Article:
The healthcare industry has always had a longstanding relationship with soft robotics. Soft robots are increasingly making their presence felt by assisting physicians in surgical procedures and turning major surgeries into minimally invasive procedures. With more physicians using soft robots that can feel and respond to stimuli, they can be substantially more precise, thereby posing a vastly lower risk of damaging sensitive organs and soft tissues with the wrong amounts of pressure.
Soft robots are more responsive to various stimuli, making them substantially more delicate and refined grippers for machines. They allow researchers to pick up delicate specimens deep underwater, or make complicated repairs outside the ISS. It is essential to have robots with dexterous and easy-to-control extremities. Their pressure-sensitive grippers can detect if they are holding a soft squid or a tiny metal part. They can adjust their grip accordingly, thereby preventing dangerous and time-consuming mistakes.
However, while emulating the sense of touch, researchers have had limited success with tactile-sensing technology, especially when fine-tuning dexterity. This is now changing with researchers from the University of Bristol creating the bionic sense of touch. Researchers from the Department of Engineering Maths are using 3-D printed papillae mesh on the under-surface of a compliant skin.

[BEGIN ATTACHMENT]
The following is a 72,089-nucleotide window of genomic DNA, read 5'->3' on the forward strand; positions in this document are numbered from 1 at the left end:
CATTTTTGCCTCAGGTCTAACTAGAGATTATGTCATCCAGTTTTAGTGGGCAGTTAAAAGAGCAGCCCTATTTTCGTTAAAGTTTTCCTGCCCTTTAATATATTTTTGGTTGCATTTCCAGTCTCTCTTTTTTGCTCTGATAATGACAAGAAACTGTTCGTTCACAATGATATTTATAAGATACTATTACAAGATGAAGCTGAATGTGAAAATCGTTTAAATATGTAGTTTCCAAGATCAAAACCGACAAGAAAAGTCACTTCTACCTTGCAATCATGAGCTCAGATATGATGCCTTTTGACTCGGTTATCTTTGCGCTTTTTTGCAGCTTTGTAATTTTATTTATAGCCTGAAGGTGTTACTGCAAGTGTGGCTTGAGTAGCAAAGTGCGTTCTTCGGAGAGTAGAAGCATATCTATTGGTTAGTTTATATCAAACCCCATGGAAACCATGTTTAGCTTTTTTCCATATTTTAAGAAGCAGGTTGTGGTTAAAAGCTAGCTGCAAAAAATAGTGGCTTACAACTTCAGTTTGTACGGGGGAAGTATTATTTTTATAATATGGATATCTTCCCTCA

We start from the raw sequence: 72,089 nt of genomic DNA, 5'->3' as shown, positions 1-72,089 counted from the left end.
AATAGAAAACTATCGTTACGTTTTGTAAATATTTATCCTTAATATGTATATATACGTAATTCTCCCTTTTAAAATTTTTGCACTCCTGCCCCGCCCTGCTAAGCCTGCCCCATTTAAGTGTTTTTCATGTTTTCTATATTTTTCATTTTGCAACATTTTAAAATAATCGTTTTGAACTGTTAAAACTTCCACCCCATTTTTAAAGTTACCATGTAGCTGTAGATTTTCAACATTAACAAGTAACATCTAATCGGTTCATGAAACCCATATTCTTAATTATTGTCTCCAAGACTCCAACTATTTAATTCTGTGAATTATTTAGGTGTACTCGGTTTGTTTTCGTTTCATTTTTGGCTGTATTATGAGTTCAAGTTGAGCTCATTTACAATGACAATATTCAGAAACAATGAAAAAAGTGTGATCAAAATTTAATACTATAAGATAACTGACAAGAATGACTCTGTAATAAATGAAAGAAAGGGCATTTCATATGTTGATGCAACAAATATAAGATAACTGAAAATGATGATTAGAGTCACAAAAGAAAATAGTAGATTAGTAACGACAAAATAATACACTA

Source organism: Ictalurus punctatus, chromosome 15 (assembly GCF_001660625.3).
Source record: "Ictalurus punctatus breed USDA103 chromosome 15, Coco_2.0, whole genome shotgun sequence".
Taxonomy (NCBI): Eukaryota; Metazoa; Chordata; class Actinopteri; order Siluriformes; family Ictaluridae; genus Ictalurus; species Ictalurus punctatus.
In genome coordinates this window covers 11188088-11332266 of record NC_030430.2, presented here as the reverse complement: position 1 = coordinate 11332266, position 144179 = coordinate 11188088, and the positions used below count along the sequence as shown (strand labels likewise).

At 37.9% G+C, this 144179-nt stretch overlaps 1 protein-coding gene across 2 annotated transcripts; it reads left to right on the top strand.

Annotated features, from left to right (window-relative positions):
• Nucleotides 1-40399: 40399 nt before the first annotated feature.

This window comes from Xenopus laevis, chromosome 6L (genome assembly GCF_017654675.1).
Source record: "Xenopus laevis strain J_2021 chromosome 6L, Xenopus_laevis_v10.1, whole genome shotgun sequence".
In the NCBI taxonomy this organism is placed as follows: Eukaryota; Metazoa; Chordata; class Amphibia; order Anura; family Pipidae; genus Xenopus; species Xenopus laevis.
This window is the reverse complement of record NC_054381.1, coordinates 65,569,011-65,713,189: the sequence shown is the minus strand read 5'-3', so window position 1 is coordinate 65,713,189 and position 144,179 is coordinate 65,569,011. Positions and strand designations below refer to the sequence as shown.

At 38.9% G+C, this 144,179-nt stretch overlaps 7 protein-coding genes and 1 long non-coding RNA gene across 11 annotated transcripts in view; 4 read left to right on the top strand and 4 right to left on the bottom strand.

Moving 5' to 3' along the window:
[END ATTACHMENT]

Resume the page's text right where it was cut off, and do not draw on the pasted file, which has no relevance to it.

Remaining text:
Scientists, in an empirical study, have made substantial comparisons of the performance of a bionic fingertip against neural recordings made of the sense of human touch. Not only have they published their findings in a Journal of the Royal Society Interface, they have also described the creation of an artificial biometric tactile sensor, which they call the TechTip. Their creation can behave dynamically just like human skin does, and provide sensory responses. In simple words, the artificial fingertip mimics human nerve signals.
The robotic hand has a 3-D printed tactile fingertip on its finger. A black flexible 3-D printed skin covers the white rigid back of the fingertip. The construction is similar to the dermal-epidermal interface of the skin and is backed by a mesh consisting of dermal papillae and intermediate biometric ridges. The dermal papillae comprise markers tipping the inner pins.
Scientists constructed the papillae on advanced 3-D printers with the capability of mixing hard and soft materials to emulate effects and textures similar to human biology.
The scientists claim their work uncovers the complex internal structure of the human skin and recreates the human sense of touch. For them, this represents an exciting development in the field of soft robotics. They have been able to 3-D print an artificial tactile skin that can lead to robots that are more dexterous. They can also significantly improve the performance of prosthetic hands, providing them with an in-built sense of touch.
According to scientists at the University of Bristol, a 3-D printed tactile fingertip can produce signals from its artificial nerves. These signals are similar to the recordings from real tactile neurons. They claim human tactile nerves transfer signals from numerous mechanoreceptors or nerve endings. These indicate the shape and pressure of contact. In their work, the scientists claim to have tested their 3-D printed artificial fingertip, and they found the same ridged profiles and a startlingly close match to the recorded neural data.